Slicing huge chunks of stress out of your life can actually be quite easy. But let's face it: Sometimes no amount of planning and organizing can keep stress away. "Down days" are part of life, and there are times when we feel truly blue.
What to do when that happens? Plenty! Here are some soft-and-sunny suggestions to help you sail away from stress.
Next time you feel tired, drink a tall glass of water. I know of no simpler way to feel better in an instant. Those eight fluid ounces of water seep into your system to:
• Replenish moisture in your body,
• Flush away accumulated debris and waste from your cells,
• Assist your digestive process,
• Rejuvenate your organs and help them function better,
• Put the glow back in your skin, and
• Help you resist the urge to eat; we often mistake thirst for hunger.
Binge on Healthy, Satisfying Snacks
When we're stressed, we like to eat. Let me amend that: We have to eat. But over time, I've discovered some delicious alternatives to chips and doughnuts. Here's my list of foods that comfort body and mind without adding up empty calories:
Fresh fruits and vegetables: carrots, corn, beans, greens, bananas, apples, peaches, grapes, oranges, melons, and berries. Add spice and flavor to your bountiful platter of fresh produce by sprinkling it with a spice called Chaat Masala (snack spice). You'll find it in stores that sell foodstuff from India. Made from powdered raw mango, black pepper, rock salt, and coriander seeds, this spice is absolutely delicious rubbed on grilled corn-on-the-cob, too.
Nuts: almonds, cashews, pecans, peanuts — all raw or roasted but unsalted, and preferably whole. These are all good sources of protein, which boosts energy and gives a feeling of satisfaction even if you don't eat a big amount. For added taste and energy, you can stir a few of these nuts into a small bottle of honey (all except peanuts, which don't taste great with honey).
Pappadums: The Indian store again! Pappadums are crunchy snacks served before a meal in India. Made from lentils and spices, they can be quite addictive. You can buy a packet of raw pappadurns in many flavors, then either deep-fry or roast them. I recommend roasting, for better flavor and less fat. It takes less than five minutes to roast a few pappadums on your stove: Hold them with a pair of tongs and roast them directly over the flame, turning them quickly; they take only a few seconds to fluff up and become crunchy. If you have an electric range, you'll need to be slightly quicker in turning them over, since resting the pappadums directly on the coil can cause them to become charred within seconds. Though delicious on their own, these roasted pappadums can be pepped up with a generous topping of sprouted mung beans, finely chopped tomatoes, onions, and cucumbers on them.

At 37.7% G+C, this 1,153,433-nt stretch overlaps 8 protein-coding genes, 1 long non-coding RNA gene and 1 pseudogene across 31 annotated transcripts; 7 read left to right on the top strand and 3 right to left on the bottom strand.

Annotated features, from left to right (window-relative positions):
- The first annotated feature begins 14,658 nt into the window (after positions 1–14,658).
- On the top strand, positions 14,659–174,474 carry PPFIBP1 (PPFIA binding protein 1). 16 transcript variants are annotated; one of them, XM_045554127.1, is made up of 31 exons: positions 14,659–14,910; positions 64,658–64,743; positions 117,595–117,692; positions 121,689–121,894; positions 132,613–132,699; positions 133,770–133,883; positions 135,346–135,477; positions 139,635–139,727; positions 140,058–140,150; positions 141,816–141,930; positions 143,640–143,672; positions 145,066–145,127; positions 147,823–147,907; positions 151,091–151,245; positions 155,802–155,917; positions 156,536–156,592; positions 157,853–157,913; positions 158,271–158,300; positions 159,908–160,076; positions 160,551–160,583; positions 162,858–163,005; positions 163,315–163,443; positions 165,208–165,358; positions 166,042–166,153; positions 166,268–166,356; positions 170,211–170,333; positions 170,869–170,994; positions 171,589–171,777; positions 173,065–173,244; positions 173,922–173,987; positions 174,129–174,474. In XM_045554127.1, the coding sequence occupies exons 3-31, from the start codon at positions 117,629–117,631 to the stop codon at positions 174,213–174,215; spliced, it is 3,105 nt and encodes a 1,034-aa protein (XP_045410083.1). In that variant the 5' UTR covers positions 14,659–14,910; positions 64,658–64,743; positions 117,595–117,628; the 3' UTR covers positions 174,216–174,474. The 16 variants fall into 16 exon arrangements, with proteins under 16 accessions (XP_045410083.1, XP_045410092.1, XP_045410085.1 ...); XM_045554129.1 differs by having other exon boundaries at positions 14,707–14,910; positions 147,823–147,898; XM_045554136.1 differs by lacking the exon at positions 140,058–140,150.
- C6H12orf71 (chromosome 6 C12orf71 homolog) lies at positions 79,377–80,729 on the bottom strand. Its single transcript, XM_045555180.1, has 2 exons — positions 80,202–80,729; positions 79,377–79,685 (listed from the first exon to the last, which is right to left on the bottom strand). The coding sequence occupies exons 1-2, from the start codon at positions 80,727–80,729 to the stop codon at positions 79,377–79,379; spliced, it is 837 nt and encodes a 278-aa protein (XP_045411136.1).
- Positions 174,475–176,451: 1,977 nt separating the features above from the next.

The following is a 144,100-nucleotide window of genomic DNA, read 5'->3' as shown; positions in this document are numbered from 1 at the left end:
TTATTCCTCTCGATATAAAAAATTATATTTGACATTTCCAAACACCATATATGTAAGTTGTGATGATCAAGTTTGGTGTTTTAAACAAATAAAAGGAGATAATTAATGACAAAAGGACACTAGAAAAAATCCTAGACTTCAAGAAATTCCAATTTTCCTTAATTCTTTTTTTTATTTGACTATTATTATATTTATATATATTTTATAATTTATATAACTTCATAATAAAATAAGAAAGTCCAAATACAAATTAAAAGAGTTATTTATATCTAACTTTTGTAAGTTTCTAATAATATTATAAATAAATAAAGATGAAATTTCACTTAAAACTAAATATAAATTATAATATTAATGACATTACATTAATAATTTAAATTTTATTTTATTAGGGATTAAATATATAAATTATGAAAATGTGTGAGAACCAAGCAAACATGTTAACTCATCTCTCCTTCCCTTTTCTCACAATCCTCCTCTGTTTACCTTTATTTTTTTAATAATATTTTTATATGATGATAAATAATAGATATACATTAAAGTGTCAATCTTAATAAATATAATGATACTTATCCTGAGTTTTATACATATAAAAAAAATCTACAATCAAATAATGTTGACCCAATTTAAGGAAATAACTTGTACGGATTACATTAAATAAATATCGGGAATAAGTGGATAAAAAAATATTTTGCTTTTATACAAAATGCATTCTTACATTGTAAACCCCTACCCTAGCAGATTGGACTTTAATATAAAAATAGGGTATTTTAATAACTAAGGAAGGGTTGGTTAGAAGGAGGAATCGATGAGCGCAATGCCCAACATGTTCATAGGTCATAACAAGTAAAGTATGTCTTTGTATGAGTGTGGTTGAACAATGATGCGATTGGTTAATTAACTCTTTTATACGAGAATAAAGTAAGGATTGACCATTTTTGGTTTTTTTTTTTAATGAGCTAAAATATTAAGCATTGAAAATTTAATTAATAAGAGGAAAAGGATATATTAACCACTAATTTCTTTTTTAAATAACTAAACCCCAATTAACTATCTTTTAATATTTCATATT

Whole-grain bread: Rub it with juicy garlic, then dip it in warm olive oil that has been seasoned with freshly ground black pepper. Don't limit yourself to plain olive oil, though; you'll find a bounty of herb-infused oils in good stores, so try out different varieties.
A glass of refreshing iced tea with a bowl of fresh sliced fruit: In the summer months, a cooling watermelon slush is a special treat. Just slice watermelon, add a few ice cubes, and blend in a mixer. Stir in some cinnamon and dust sugar on it if you like.
Five whole-grain crackers, each topped with a smidgen of cream cheese: Fresh celery with cream cheese or carrots dipped in sour cream with dill weed is a healthful and delicious treat.
A small box of raisins. A great source of natural energy, raisins contain disease-preventing plant chemicals and contribute toward fulfilling your daily quota of fruit consumption.
Send Stress Packing with a Touch of Love
When your are tired after a long day and you need some tender loving care, your body craves warmth and touch. So what if you can't afford a spa massage? Here are some terrific do-it-yourself ways to heal your body:
• Moisten a flat cotton pad with warm water and place it below your eyes; it's wonderfully soothing. Cool slices of cucumber over the eyes are greatly comforting, too.
• After you make tea, soak the used tea bags in chilled water for a few minutes, then place them over your tired eyelids for an immensely relaxing experience. The tannin in the tea does the trick. You can also use the tea bags warm, allowing them to cool down to a comfortable temperature before placing them on your eyes.
• Rest a hot water bottle on your belly, chest, or back -- ah, so comforting!
• Soak a large fluffy towel in warm water. Then wring it out well and wipe your face and arms gently with it. For an even more exquisite sensation, infuse the towel with your favorite essential oil. I love lavender and rose, but you could try chamomile, bergamot, or peppermint.